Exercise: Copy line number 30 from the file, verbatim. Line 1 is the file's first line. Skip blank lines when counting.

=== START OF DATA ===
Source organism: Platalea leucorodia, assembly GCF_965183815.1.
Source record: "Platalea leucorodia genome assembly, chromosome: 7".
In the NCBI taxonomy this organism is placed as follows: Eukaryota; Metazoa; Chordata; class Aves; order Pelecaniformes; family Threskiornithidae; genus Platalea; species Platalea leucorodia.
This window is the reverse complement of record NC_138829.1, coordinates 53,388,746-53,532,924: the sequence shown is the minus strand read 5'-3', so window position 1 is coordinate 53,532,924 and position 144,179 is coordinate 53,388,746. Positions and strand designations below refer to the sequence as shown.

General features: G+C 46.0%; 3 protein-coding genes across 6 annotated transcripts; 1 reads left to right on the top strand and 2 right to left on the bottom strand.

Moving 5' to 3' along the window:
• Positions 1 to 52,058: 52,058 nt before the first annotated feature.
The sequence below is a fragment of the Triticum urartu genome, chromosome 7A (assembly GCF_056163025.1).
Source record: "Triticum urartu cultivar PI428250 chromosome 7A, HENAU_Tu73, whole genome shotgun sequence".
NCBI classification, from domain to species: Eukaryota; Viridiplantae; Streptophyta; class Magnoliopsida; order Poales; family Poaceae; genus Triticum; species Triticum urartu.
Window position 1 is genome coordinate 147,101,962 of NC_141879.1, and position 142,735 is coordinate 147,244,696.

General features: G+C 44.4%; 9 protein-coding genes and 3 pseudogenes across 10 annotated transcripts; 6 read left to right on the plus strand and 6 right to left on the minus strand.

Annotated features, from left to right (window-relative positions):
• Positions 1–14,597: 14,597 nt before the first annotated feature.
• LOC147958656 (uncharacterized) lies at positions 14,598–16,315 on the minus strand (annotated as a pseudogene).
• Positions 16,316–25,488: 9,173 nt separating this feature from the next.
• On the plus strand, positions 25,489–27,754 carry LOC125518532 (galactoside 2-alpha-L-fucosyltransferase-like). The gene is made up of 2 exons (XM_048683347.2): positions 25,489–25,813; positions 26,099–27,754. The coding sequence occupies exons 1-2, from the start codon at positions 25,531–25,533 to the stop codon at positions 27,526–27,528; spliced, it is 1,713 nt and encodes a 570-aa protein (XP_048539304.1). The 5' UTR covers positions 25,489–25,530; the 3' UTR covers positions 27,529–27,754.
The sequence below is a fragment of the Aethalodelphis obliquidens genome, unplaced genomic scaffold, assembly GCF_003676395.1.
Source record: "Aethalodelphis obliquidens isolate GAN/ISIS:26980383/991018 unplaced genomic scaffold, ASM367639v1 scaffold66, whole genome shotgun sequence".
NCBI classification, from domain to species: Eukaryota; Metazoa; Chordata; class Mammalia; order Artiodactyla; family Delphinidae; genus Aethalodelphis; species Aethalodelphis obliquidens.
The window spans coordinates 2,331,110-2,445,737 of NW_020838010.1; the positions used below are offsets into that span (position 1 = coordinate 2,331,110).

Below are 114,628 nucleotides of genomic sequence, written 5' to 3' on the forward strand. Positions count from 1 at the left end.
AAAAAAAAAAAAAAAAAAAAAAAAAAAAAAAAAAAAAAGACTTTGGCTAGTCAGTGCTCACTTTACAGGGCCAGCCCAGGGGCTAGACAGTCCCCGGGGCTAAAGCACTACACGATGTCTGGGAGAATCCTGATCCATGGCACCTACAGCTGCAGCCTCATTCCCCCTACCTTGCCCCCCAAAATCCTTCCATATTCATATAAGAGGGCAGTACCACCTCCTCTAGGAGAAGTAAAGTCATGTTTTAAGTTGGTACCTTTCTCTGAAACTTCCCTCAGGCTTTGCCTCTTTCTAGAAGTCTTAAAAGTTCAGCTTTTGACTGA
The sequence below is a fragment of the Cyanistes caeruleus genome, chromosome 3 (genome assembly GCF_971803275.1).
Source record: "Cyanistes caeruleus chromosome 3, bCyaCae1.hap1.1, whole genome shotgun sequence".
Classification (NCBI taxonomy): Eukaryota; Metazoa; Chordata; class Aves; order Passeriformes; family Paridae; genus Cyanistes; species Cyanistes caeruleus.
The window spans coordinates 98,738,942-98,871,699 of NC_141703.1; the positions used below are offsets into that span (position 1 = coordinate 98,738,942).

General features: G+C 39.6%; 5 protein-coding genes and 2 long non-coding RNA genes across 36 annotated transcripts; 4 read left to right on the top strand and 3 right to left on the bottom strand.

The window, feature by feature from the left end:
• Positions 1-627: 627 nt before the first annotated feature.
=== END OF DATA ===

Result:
• Positions 1-627: 627 nt before the first annotated feature.